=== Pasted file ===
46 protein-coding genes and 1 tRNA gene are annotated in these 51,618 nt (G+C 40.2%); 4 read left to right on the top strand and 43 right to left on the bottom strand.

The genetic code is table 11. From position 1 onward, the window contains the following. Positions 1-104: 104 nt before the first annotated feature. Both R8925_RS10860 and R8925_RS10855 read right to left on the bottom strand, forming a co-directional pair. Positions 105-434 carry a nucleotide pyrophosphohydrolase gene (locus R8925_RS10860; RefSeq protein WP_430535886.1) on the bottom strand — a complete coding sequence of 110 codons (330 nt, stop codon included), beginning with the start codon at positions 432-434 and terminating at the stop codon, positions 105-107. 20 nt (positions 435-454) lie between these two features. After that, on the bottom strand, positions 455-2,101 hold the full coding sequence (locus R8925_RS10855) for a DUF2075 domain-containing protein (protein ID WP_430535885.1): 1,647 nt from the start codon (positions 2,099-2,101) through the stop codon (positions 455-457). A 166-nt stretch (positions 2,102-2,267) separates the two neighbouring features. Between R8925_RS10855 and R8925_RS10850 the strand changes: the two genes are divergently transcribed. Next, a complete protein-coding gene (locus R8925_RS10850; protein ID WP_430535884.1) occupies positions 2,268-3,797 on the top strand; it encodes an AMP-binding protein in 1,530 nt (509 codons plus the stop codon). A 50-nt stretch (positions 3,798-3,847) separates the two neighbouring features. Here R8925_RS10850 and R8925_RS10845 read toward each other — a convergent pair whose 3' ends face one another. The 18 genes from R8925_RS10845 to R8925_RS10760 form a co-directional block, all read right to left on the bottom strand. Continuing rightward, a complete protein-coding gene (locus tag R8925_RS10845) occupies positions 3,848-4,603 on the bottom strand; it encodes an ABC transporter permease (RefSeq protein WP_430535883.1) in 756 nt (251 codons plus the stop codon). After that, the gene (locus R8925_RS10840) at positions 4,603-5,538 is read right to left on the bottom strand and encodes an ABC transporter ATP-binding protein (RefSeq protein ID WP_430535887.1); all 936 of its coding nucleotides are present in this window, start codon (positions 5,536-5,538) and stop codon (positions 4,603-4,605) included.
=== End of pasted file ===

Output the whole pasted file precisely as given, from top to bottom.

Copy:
46 protein-coding genes and 1 tRNA gene are annotated in these 51,618 nt (G+C 40.2%); 4 read left to right on the top strand and 43 right to left on the bottom strand.

The genetic code is table 11. From position 1 onward, the window contains the following. Positions 1-104: 104 nt before the first annotated feature. Both R8925_RS10860 and R8925_RS10855 read right to left on the bottom strand, forming a co-directional pair. Positions 105-434 carry a nucleotide pyrophosphohydrolase gene (locus R8925_RS10860; RefSeq protein WP_430535886.1) on the bottom strand — a complete coding sequence of 110 codons (330 nt, stop codon included), beginning with the start codon at positions 432-434 and terminating at the stop codon, positions 105-107. 20 nt (positions 435-454) lie between these two features. After that, on the bottom strand, positions 455-2,101 hold the full coding sequence (locus R8925_RS10855) for a DUF2075 domain-containing protein (protein ID WP_430535885.1): 1,647 nt from the start codon (positions 2,099-2,101) through the stop codon (positions 455-457). A 166-nt stretch (positions 2,102-2,267) separates the two neighbouring features. Between R8925_RS10855 and R8925_RS10850 the strand changes: the two genes are divergently transcribed. Next, a complete protein-coding gene (locus R8925_RS10850; protein ID WP_430535884.1) occupies positions 2,268-3,797 on the top strand; it encodes an AMP-binding protein in 1,530 nt (509 codons plus the stop codon). A 50-nt stretch (positions 3,798-3,847) separates the two neighbouring features. Here R8925_RS10850 and R8925_RS10845 read toward each other — a convergent pair whose 3' ends face one another. The 18 genes from R8925_RS10845 to R8925_RS10760 form a co-directional block, all read right to left on the bottom strand. Continuing rightward, a complete protein-coding gene (locus tag R8925_RS10845) occupies positions 3,848-4,603 on the bottom strand; it encodes an ABC transporter permease (RefSeq protein WP_430535883.1) in 756 nt (251 codons plus the stop codon). After that, the gene (locus R8925_RS10840) at positions 4,603-5,538 is read right to left on the bottom strand and encodes an ABC transporter ATP-binding protein (RefSeq protein ID WP_430535887.1); all 936 of its coding nucleotides are present in this window, start codon (positions 5,536-5,538) and stop codon (positions 4,603-4,605) included.